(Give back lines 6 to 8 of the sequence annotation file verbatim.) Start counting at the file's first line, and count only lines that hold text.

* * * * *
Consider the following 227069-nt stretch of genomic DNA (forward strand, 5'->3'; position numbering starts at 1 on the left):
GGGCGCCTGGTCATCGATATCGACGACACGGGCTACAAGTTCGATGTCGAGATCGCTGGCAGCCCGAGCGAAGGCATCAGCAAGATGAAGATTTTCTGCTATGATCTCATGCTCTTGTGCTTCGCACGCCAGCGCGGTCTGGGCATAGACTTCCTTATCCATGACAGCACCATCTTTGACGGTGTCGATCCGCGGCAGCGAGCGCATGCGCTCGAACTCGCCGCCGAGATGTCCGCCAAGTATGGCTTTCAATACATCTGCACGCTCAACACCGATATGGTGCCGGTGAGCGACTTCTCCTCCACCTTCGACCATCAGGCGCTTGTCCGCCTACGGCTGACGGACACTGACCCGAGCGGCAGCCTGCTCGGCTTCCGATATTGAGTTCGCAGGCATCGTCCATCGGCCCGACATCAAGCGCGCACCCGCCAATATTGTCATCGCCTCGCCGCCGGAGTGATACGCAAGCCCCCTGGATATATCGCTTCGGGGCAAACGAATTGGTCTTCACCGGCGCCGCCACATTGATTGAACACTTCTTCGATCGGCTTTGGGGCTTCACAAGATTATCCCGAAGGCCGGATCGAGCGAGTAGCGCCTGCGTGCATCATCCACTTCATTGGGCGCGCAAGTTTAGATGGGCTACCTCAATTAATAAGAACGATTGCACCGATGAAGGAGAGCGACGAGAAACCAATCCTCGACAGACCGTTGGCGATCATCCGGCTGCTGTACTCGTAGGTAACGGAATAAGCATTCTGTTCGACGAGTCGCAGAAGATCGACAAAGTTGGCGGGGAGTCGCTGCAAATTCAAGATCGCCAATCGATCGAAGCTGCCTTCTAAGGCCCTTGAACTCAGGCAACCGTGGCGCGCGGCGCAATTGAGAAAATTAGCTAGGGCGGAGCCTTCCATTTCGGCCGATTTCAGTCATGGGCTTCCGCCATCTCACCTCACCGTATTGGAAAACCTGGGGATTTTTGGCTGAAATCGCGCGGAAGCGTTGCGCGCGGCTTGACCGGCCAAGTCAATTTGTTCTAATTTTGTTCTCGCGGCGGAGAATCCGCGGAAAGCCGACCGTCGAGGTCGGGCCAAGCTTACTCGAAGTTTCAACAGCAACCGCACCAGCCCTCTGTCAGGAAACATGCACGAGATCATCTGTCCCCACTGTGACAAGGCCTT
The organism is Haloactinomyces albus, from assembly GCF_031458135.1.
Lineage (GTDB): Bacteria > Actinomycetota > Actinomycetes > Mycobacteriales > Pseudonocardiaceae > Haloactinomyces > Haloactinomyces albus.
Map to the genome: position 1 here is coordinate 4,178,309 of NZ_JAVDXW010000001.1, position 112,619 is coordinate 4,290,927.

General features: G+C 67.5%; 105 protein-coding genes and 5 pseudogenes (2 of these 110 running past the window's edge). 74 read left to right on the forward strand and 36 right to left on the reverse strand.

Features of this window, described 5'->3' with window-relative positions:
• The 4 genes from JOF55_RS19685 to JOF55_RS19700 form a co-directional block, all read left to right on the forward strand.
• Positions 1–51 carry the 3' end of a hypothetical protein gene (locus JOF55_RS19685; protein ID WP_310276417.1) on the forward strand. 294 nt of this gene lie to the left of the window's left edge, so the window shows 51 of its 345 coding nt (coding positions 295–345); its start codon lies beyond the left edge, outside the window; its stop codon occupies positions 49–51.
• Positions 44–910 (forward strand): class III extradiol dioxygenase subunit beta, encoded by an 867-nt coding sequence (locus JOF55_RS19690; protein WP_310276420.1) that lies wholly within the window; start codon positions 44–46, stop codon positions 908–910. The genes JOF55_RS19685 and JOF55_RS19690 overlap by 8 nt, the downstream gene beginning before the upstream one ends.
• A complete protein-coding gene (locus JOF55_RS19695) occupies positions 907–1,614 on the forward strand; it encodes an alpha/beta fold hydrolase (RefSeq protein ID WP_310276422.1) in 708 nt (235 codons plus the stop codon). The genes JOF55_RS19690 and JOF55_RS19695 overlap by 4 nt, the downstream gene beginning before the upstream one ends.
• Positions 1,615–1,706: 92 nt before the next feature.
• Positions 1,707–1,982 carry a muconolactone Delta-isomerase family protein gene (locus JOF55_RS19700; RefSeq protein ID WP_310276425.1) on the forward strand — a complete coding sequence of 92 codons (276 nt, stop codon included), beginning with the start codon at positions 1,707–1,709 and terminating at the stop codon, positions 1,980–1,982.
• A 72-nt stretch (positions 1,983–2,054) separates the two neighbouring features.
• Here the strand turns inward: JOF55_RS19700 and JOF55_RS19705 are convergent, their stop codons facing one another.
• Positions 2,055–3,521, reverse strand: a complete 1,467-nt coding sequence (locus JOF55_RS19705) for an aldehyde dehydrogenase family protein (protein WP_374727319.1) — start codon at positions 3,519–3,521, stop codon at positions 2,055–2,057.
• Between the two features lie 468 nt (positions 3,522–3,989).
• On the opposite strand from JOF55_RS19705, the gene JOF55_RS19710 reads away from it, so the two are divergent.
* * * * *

General features: G+C 67.5%; 105 protein-coding genes and 5 pseudogenes (2 of these 110 running past the window's edge). 74 read left to right on the forward strand and 36 right to left on the reverse strand.

Features of this window, described 5'->3' with window-relative positions:
• The 4 genes from JOF55_RS19685 to JOF55_RS19700 form a co-directional block, all read left to right on the forward strand.